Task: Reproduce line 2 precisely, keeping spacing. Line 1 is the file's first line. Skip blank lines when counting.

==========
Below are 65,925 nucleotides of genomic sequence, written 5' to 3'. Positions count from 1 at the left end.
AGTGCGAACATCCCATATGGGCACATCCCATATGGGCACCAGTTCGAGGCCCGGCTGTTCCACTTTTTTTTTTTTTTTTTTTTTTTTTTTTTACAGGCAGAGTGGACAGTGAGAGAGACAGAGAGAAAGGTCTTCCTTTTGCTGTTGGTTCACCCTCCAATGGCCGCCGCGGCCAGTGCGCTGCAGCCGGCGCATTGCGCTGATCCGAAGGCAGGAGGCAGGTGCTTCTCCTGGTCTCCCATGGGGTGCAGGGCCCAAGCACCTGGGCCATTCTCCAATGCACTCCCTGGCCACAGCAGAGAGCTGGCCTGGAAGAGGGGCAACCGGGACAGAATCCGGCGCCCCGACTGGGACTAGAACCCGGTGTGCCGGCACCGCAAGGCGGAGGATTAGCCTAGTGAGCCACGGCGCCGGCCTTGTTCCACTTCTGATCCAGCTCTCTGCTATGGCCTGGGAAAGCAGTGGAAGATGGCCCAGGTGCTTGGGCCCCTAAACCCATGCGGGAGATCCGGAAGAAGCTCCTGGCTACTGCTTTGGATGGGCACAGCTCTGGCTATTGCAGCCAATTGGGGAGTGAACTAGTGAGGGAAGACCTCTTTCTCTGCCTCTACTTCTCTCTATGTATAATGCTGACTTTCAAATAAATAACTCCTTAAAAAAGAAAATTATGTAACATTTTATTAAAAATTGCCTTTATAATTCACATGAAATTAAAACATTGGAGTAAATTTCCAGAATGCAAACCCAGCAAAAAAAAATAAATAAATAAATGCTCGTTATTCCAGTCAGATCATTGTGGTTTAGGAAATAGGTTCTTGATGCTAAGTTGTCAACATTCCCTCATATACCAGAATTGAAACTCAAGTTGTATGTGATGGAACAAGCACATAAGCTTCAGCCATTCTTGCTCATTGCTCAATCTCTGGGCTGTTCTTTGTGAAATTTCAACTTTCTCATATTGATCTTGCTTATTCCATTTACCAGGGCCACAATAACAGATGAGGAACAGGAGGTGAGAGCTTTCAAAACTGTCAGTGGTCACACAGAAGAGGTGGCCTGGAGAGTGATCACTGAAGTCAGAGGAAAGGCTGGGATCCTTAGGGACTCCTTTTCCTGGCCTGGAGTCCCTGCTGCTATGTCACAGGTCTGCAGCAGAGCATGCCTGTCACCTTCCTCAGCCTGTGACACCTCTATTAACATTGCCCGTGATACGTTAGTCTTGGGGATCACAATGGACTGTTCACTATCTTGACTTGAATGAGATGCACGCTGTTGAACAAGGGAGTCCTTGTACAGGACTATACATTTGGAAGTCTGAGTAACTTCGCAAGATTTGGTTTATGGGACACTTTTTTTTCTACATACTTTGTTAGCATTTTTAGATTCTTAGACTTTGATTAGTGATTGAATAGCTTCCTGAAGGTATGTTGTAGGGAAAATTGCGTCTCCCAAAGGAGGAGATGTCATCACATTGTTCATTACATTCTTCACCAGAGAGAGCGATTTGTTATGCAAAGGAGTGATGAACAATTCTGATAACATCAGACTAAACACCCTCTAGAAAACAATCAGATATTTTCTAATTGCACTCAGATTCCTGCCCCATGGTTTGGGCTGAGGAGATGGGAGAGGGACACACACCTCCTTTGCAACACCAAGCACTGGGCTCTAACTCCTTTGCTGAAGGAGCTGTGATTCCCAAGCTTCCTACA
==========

AGTGCGAACATCCCATATGGGCACATCCCATATGGGCACCAGTTCGAGGCCCGGCTGTTCCACTTTTTTTTTTTTTTTTTTTTTTTTTTTTTACAGGCAGAGTGGACAGTGAGAGAGACAGAGAGAAAGGTCTTCCTTTTGCTGTTGGTTCACCCTCCAATGGCCGCCGCGGCCAGTGCGCTGCAGCCGGCGCATTGCGCTGATCCGAAGGCAGGAGGCAGGTGCTTCTCCTGGTCTCCCATGGGGTGCAGGGCCCAAGCACCTGGGCCATTCTCCAATGCACTCCCTGGCCACAGCAGAGAGCTGGCCTGGAAGAGGGGCAACCGGGACAGAATCCGGCGCCCCGACTGGGACTAGAACCCGGTGTGCCGGCACCGCAAGGCGGAGGATTAGCCTAGTGAGCCACGGCGCCGGCCTTGTTCCACTTCTGATCCAGCTCTCTGCTATGGCCTGGGAAAGCAGTGGAAGATGGCCCAGGTGCTTGGGCCCCTAAACCCATGCGGGAGATCCGGAAGAAGCTCCTGGCTACTGCTTTGGATGGGCACAGCTCTGGCTATTGCAGCCAATTGGGGAGTGAACTAGTGAGGGAAGACCTCTTTCTCTGCCTCTACTTCTCTCTATGTATAATGCTGACTTTCAAATAAATAACTCCTTAAAAAAGAAAATTATGTAACATTTTATTAAAAATTGCCTTTATAATTCACATGAAATTAAAACATTGGAGTAAATTTCCAGAATGCAAACCCAGCAAAAAAAAATAAATAAATAAATGCTCGTTATTCCAGTCAGATCATTGTGGTTTAGGAAATAGGTTCTTGATGCTAAGTTGTCAACATTCCCTCATATACCAGAATTGAAACTCAAGTTGTATGTGATGGAACAAGCACATAAGCTTCAGCCATTCTTGCTCATTGCTCAATCTCTGGGCTGTTCTTTGTGAAATTTCAACTTTCTCATATTGATCTTGCTTATTCCATTTACCAGGGCCACAATAACAGATGAGGAACAGGAGGTGAGAGCTTTCAAAACTGTCAGTGGTCACACAGAAGAGGTGGCCTGGAGAGTGATCACTGAAGTCAGAGGAAAGGCTGGGATCCTTAGGGACTCCTTTTCCTGGCCTGGAGTCCCTGCTGCTATGTCACAGGTCTGCAGCAGAGCATGCCTGTCACCTTCCTCAGCCTGTGACACCTCTATTAACATTGCCCGTGATACGTTAGTCTTGGGGATCACAATGGACTGTTCACTATCTTGACTTGAATGAGATGCACGCTGTTGAACAAGGGAGTCCTTGTACAGGACTATACATTTGGAAGTCTGAGTAACTTCGCAAGATTTGGTTTATGGGACACTTTTTTTTCTACATACTTTGTTAGCATTTTTAGATTCTTAGACTTTGATTAGTGATTGAATAGCTTCCTGAAGGTATGTTGTAGGGAAAATTGCGTCTCCCAAAGGAGGAGATGTCATCACATTGTTCATTACATTCTTCACCAGAGAGAGCGATTTGTTATGCAAAGGAGTGATGAACAATTCTGATAACATCAGACTAAACACCCTCTAGAAAACAATCAGATATTTTCTAATTGCACTCAGATTCCTGCCCCATGGTTTGGGCTGAGGAGATGGGAGAGGGACACACACCTCCTTTGCAACACCAAGCACTGGGCTCTAACTCCTTTGCTGAAGGAGCTGTGATTCCCAAGCTTCCTACA